out there. After my five years in St. Joseph and Benton Harbor
I came to realize that the biggest policy failure has been in
encouraging residential integration. Our cities and towns are
as segregated as they were 25 years ago. As are our schools. For
there to be any progress in race relations we've got to be able
to find a way in which we can share the mundane routines of everyday
life. That's where connections are built. There's the common ground.
Raising children. Finding meaningful and lucrative work. Searching
for community. Creating safe neighborhoods. Building first-rate
What were the attitudes of the people of Benton Harbor
and St. Joseph towards you, an outsider and a reporter? Was it
difficult at times to get the cooperation you needed?
Let me answer the latter question first. Yes and no. When people
in St. Joseph heard I was writing a book about race, they would
often ask me why I was writing such a negative book. Race, as
is the case for most whites, doesn't impose on their daily lives.
For them, it's not an issue, or at least certainly not a burning
issue. And there were some in St. Joseph who would have nothing
to do with me or refused to talk about relations between the two
towns. Maybe they hoped I'd just go away. But there were some,
like Jim Reeves, the lieutenant who investigated Eric's death,
who were incredibly open and candid with me. That took a certain
courage since he knew others in his town didn't approve of my
presence in Benton Harbor, people were wary. Who was I, a white
man, to write about their community? A perfectly reasonable question.
But over time, I found people warmed up. With a willing listener--that
is, me--they were eager to talk about the slights they'd suffered.
They were thankful someone wanted to hear their stories, that
someone wanted to talk about race. In the end, I found the Benton
Harbor community quite welcoming.
How did you become a writer? Was there a particular book
person or event that inspired you?
I can't say I had any epiphany that, yes, this is what I want
to do. My dad's a novelist and memoirist and so our home was lined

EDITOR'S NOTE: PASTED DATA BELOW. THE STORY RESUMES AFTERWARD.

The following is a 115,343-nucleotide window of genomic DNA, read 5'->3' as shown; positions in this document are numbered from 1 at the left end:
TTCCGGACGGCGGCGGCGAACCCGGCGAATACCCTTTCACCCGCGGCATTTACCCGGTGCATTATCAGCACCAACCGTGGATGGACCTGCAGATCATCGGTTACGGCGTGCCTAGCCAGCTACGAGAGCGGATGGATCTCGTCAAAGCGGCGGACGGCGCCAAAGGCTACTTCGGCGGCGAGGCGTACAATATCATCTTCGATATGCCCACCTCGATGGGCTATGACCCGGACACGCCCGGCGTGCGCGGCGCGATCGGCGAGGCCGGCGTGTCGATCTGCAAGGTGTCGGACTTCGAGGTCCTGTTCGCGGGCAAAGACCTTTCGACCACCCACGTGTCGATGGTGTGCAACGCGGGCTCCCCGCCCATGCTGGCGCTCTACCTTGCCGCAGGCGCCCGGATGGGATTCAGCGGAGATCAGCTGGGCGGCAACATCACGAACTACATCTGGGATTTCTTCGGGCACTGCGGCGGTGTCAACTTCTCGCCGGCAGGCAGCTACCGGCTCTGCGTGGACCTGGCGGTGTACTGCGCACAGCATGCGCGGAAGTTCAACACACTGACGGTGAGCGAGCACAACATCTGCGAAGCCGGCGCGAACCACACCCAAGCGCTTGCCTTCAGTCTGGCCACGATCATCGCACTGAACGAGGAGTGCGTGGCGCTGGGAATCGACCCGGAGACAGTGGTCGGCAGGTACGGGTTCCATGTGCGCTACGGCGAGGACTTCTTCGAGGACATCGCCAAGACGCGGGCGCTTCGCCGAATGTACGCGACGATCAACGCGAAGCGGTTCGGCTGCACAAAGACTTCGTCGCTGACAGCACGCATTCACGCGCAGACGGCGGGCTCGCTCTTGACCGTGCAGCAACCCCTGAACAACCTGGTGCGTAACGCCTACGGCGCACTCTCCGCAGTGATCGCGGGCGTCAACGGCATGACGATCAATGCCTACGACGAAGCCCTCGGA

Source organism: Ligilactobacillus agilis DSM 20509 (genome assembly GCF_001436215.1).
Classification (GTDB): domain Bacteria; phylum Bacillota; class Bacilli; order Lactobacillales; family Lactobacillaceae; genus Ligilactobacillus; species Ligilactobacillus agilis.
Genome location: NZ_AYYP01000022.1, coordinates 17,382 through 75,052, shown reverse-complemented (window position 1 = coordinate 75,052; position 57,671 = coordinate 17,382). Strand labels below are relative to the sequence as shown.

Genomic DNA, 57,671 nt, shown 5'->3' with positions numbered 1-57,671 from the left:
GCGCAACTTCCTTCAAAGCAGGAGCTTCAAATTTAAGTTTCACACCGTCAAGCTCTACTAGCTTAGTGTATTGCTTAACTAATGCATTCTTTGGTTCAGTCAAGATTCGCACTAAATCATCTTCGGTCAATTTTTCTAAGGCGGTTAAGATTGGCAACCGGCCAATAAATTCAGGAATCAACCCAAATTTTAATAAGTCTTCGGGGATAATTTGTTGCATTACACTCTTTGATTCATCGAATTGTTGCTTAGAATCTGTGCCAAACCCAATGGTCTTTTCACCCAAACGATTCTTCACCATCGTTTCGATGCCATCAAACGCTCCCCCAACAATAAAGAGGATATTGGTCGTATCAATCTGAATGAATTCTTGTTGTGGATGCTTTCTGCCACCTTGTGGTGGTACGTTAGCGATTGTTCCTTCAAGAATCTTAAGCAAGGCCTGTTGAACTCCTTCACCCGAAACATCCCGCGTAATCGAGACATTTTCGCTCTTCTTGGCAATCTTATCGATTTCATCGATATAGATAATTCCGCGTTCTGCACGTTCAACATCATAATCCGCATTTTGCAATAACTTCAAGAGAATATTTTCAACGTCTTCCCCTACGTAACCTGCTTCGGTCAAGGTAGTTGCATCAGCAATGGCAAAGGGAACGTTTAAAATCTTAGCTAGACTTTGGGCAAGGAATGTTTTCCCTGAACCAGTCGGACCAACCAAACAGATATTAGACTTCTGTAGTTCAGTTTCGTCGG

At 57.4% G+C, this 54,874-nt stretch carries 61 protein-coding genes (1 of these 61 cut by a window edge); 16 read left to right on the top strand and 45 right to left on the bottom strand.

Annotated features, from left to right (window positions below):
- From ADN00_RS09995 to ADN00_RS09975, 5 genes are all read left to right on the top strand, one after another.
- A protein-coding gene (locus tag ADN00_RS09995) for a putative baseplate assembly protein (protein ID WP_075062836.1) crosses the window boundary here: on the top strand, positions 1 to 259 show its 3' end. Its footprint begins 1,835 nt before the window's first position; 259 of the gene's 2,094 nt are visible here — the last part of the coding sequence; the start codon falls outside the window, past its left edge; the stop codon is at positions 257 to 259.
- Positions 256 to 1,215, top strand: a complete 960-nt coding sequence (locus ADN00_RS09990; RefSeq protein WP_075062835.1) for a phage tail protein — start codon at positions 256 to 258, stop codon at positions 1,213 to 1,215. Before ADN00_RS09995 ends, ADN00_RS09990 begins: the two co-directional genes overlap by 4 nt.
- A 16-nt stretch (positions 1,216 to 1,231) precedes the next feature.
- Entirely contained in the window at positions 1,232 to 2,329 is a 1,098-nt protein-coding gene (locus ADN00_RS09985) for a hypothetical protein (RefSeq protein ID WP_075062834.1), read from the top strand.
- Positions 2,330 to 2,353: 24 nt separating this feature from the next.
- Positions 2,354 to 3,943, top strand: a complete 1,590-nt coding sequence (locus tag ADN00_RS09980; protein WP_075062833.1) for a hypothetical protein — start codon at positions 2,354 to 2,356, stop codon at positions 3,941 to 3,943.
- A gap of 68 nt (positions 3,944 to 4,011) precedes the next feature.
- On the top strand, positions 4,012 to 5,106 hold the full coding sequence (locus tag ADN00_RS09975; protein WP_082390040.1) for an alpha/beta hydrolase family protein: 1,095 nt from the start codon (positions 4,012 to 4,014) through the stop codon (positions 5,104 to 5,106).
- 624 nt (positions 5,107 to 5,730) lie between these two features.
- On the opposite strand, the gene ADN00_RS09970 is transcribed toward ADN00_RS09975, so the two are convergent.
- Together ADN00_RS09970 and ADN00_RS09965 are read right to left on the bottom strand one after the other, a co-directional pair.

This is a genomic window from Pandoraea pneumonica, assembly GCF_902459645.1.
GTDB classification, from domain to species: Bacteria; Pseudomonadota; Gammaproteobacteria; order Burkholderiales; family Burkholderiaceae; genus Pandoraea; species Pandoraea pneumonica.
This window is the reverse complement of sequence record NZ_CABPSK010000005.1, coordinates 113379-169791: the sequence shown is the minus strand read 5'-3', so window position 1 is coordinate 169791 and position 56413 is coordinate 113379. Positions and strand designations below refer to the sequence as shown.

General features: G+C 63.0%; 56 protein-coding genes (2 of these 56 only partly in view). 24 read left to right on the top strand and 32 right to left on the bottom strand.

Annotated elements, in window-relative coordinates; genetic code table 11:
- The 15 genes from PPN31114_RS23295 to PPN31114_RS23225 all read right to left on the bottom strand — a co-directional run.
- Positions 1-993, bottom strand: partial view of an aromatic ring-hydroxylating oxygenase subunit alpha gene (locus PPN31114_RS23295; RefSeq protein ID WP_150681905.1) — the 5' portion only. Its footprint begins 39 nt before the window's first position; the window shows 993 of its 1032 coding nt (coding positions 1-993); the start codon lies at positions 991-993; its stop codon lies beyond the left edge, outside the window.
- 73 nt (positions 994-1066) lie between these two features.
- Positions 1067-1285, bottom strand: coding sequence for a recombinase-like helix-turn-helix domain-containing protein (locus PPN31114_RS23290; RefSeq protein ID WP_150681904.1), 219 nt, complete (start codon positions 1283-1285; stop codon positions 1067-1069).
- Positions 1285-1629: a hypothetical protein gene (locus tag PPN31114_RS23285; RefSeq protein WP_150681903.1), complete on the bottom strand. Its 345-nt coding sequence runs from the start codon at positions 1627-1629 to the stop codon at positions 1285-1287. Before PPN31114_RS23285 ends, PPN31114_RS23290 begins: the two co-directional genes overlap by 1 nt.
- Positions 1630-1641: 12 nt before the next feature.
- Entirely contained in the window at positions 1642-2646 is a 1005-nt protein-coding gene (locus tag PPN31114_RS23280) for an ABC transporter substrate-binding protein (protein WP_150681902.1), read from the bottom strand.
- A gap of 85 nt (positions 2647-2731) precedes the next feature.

with books, hundreds of them. Early on, I developed a love affair
with books. And later in life, I came to recognize what an extraordinarily
gifted writer my dad is. He's given me something to aspire to.
But having said that, growing up I wanted to become a zoologist--and
when I went off to college I realized I didn't want to spend the
rest of my life holed up in a laboratory. Too confining. My first
job after college was at a small alternative weekly newspaper
in Lansing, Michigan, and it was there that I realized what a
wonderful way it is to make a living. Imagine, someone would pay
me to go talk to people--and to tell stories. A number of writers,
in addition to my dad, have informed my writing. John Steinbeck.
He had such respect for regular folks, and what a story-teller.
Norman Maclean's A River Runs Through It. One of the
finest models of taut, lyrical writing. Harriette Arnow's The
Dollmaker. A novel that brought home for me the extraordinary
importance of detail and character. Tony Lukas's Common Ground.
It's the bible for my generation of nonfiction wnters. It reminds
one not only of the power of good writing, but also the extraordinary
importance of probing, painstaking reporting. I could go on. As
a writer, I read voraciously. And I'm still learning so much from
other writers, from other story-tellers.
What do you enjoy doing when you're not writing?
Of course, hanging out with my family. Nothing beats that. A
day at the zoo with my daughter. Dinner with my wife. Hoops with
my stepson. Though I've lost a step or two, I'm still a basketball
junkie. I play every chance I get. And despite my immersion in
urban life, my real passion is canoeing. Every summer, I try to
get away for a week or so to paddle a Canadian river. Nothing
beats those quiet days on the water. I can't wait until my daughter's
old enough to join me.
What are you working on next?
Most immediately, I have a couple of magazine assignments--and
a screenplay, a foray into uncharted waters. I also lecture at
college campuses. Another book will come, but I want to give it